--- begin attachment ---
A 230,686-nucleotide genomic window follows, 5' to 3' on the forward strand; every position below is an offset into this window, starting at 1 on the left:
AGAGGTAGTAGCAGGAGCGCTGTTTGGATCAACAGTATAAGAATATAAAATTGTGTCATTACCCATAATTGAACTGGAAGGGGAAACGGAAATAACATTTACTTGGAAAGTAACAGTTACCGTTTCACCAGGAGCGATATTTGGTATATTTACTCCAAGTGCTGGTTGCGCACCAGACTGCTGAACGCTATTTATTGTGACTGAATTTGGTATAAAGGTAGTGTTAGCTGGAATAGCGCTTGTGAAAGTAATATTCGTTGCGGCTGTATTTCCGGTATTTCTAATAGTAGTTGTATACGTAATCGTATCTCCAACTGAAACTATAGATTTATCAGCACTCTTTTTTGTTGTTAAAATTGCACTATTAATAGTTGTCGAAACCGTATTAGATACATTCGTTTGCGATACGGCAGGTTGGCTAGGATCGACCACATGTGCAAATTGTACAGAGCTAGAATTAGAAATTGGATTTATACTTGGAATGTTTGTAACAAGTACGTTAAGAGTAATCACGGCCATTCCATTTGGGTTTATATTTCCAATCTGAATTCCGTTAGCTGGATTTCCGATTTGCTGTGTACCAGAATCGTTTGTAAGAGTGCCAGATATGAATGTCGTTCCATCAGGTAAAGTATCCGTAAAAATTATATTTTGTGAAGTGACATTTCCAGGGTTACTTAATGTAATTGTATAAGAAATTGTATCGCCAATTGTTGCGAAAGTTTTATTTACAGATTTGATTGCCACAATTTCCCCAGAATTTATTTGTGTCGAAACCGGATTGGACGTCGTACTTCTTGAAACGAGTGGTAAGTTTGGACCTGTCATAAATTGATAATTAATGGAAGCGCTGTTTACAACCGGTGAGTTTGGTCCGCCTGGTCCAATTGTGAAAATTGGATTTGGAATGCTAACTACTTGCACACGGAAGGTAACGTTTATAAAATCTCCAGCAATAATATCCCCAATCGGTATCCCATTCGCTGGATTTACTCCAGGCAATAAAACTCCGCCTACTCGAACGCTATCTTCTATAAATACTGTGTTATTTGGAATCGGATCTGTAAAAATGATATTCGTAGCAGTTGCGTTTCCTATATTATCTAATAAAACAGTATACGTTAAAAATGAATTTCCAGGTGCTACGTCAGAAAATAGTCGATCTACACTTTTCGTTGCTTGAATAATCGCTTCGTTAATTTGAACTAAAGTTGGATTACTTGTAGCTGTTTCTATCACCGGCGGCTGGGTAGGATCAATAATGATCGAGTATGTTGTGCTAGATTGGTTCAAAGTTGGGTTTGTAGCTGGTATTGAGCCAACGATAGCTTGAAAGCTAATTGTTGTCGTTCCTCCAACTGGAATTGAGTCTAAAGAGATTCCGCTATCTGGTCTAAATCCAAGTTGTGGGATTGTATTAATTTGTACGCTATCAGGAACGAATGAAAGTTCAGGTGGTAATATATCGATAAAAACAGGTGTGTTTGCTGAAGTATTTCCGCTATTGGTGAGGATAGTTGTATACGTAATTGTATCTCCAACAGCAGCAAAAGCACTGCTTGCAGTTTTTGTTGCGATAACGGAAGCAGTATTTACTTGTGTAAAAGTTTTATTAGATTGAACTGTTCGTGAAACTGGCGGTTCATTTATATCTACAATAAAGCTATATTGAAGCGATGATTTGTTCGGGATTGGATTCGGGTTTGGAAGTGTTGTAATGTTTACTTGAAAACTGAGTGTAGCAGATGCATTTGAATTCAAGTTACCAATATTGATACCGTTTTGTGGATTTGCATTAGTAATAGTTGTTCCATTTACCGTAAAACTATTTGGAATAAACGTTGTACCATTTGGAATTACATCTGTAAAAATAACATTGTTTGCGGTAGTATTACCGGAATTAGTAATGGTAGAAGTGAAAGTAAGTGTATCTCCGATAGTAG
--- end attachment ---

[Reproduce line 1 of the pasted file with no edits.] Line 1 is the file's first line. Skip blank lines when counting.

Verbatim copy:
A 230,686-nucleotide genomic window follows, 5' to 3' on the forward strand; every position below is an offset into this window, starting at 1 on the left: